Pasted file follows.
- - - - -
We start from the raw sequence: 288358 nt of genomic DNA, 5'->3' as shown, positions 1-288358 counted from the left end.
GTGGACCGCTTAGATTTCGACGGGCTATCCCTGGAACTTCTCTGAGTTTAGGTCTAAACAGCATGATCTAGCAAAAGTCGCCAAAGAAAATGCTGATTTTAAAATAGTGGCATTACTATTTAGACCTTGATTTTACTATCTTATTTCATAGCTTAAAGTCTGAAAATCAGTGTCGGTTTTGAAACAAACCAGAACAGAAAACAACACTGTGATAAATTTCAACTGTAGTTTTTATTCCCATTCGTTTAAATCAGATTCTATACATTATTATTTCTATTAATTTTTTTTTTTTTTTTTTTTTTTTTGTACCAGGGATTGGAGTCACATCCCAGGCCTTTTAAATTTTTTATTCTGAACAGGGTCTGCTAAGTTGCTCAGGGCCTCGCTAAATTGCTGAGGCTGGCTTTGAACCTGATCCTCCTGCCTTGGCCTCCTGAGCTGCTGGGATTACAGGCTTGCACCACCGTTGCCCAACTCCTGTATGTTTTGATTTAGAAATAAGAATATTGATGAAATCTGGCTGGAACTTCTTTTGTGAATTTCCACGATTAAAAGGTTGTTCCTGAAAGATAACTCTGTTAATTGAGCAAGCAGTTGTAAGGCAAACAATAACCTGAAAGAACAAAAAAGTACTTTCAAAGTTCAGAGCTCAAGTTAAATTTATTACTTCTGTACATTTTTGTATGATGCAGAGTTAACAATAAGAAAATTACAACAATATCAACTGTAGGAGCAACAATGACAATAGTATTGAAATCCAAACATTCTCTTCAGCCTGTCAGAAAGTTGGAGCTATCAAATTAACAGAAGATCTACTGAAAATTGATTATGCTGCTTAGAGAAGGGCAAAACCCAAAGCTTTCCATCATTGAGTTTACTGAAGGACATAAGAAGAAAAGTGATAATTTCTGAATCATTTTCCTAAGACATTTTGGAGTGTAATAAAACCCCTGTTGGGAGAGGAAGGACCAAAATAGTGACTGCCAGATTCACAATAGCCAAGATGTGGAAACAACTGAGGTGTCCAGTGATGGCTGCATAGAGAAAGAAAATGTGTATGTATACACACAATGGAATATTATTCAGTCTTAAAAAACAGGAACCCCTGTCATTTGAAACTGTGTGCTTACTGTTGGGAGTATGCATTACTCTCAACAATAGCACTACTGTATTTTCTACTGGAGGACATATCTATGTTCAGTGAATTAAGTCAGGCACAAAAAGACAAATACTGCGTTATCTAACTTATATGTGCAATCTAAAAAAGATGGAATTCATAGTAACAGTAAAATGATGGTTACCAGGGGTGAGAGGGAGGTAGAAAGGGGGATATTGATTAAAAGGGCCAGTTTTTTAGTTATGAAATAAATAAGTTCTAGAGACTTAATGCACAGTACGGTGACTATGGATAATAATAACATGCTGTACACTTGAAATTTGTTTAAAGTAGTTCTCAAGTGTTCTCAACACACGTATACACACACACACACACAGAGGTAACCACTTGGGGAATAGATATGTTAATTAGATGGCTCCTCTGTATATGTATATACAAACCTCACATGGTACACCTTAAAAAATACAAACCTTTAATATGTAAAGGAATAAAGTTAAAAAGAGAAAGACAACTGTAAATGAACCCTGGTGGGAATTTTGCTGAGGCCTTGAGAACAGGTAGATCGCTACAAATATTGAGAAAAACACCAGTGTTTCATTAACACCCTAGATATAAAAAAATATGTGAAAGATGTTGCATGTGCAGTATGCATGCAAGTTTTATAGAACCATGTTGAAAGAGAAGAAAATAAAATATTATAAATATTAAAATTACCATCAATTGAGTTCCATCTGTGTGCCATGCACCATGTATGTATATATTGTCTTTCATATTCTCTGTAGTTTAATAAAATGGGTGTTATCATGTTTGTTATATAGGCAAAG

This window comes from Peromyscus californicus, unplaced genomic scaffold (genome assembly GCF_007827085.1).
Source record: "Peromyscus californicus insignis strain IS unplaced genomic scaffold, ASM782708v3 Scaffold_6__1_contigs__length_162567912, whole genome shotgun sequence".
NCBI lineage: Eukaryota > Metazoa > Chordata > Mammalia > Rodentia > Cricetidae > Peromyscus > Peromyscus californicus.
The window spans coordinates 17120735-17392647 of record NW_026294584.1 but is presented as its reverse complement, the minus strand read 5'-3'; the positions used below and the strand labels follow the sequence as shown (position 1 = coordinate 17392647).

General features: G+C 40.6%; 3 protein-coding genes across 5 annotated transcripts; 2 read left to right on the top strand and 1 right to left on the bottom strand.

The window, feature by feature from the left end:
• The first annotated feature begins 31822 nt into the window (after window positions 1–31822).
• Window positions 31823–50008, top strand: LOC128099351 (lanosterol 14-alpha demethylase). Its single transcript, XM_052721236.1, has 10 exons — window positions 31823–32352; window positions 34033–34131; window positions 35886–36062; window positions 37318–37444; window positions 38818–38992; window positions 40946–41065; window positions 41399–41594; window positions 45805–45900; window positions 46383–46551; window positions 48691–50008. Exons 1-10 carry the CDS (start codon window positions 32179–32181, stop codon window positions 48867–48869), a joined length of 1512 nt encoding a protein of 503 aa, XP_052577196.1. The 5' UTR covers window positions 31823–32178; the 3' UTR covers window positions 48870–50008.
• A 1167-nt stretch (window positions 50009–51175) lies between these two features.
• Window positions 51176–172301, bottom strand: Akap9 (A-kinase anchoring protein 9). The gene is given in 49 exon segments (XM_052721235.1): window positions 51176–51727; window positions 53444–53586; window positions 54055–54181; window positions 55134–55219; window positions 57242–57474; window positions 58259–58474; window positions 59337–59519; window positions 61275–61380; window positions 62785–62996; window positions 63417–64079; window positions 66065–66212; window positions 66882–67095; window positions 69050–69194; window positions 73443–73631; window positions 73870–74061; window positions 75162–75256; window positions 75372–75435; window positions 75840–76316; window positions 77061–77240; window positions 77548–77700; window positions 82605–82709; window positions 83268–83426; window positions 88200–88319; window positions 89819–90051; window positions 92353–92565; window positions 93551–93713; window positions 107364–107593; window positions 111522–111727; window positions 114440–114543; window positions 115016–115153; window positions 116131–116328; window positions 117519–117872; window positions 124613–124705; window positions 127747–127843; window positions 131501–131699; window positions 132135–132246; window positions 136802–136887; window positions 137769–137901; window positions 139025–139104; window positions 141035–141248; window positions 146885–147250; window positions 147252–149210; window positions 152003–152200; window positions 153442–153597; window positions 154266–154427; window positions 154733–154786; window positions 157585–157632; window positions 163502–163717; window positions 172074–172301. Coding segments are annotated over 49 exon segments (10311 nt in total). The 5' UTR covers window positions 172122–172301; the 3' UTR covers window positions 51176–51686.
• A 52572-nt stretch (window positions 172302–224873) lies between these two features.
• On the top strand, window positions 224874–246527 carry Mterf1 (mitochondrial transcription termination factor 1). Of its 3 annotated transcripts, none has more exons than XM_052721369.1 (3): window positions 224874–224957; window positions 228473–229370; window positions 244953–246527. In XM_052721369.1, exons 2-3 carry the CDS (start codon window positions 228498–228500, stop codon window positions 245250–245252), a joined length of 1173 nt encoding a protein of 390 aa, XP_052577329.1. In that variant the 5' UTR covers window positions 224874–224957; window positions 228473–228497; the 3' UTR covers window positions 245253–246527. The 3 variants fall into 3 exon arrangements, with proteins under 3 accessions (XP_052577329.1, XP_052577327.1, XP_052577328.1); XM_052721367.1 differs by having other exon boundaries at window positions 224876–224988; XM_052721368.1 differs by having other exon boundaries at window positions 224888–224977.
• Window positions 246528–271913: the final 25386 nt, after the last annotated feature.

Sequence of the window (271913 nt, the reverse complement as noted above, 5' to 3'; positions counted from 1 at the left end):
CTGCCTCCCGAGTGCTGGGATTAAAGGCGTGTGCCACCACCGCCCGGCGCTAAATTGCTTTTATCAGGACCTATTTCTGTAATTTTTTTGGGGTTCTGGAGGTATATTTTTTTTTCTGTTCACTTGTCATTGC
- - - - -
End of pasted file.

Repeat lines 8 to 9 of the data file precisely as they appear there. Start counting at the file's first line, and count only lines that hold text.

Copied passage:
The window, feature by feature from the left end:
• The first annotated feature begins 31822 nt into the window (after window positions 1–31822).